The settlement, which the lawyers estimated would run about $600,000 per family, was reached just as the case was to go to trial in federal court in Chicago. The suit named the former Sundstrand Corp, which later became Hamilton Sundstrand, a unit of United Technologies Corp. The lawyers said United Technologies had no liability in the case. Sundstrand had sold the technology involved in the ground proximity system to another company several years before the crash. The lawyers said a similar suit involving the survivors of two US citizens who died in the crash was still pending in federal court in Oregon.
7 October 2003 – Helicopter missing on a flight from petropavlovskkamchatsky to Kuril Islands, Russia
A Mil Mi-8 helicopter crashed on Kamchatka because its crew violated the rules of flying in the mountainous area, Russian Emergencies Minister Sergei Shoigu said today, commenting on the results of a meeting of the state commission investigating the cause of the crash. “The crew flew lower than a safe height, and did not turn back when weather conditions made it impossible to continue a safe visual flight. As a result, the helicopter crashed,” said the minister. The helicopter crashed on 20 August. All 20 people were on board – 17 passengers, including Sakhalin governor Igor Farkhutdinov, and three crew members were killed.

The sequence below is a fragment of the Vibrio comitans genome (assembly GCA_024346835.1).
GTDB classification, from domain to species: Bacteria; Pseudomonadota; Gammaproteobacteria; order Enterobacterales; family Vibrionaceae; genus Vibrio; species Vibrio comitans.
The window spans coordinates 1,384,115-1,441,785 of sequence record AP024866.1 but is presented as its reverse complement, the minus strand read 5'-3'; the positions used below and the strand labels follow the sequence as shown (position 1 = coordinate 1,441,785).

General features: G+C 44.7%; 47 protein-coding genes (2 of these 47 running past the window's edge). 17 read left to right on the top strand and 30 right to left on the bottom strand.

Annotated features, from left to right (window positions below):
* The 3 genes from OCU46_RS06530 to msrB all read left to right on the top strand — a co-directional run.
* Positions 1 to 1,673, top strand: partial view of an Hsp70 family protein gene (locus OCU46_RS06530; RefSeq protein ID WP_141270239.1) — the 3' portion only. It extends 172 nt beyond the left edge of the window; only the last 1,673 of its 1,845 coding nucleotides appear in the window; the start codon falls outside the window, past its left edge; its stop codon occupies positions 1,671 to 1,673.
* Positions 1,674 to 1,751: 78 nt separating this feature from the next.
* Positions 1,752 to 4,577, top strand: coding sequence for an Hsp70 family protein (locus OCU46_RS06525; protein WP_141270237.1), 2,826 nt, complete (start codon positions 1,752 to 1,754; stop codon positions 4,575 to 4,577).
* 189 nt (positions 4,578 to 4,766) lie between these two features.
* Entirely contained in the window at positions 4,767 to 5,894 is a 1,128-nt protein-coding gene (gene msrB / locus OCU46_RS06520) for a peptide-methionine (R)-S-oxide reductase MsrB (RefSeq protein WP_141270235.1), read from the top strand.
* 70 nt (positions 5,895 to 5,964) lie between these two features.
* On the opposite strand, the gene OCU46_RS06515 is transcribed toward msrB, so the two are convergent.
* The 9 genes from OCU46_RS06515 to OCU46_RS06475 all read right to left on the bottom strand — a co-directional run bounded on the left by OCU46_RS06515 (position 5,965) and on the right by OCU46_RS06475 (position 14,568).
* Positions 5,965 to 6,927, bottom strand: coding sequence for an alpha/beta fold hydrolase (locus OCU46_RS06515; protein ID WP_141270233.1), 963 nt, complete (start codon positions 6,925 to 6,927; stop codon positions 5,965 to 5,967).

25 November 2003 – aviation accident, Gerona, Spain
Passengers suing for psychological injuries suffered after their holiday flight from Cardiff crash landed more than 4 years back have won a major legal victory. At Cardiff County Court today, Judge Graham Jones ruled in favour of their bid to secure compensation from the tour operator, Thomson Holidays. It may form a landmark change in an international agreement which allows victims of coach and rail accidents to sue for psychological injuries but not air passengers. The judge ruled that the passengers did not have to prove that Britannia Airways had been negligent in crashing flight BY226A, leaving the plane in three pieces in a field next to the runway. His ruling removes the final obstacle in the way of the passengers being paid compensation by tour operator Thomson for their psychological injuries. He delivered his reserved judgement from a hearing held in September and ruled that Thomson was liable to pay compensation up to £85,000. He ruled that there was no need for passengers to first demonstrate that Britannia Airways was negligent and described Thomson's attempts to force the passengers to first prove negligence by the airline as an “attempt to argue the unarguable”.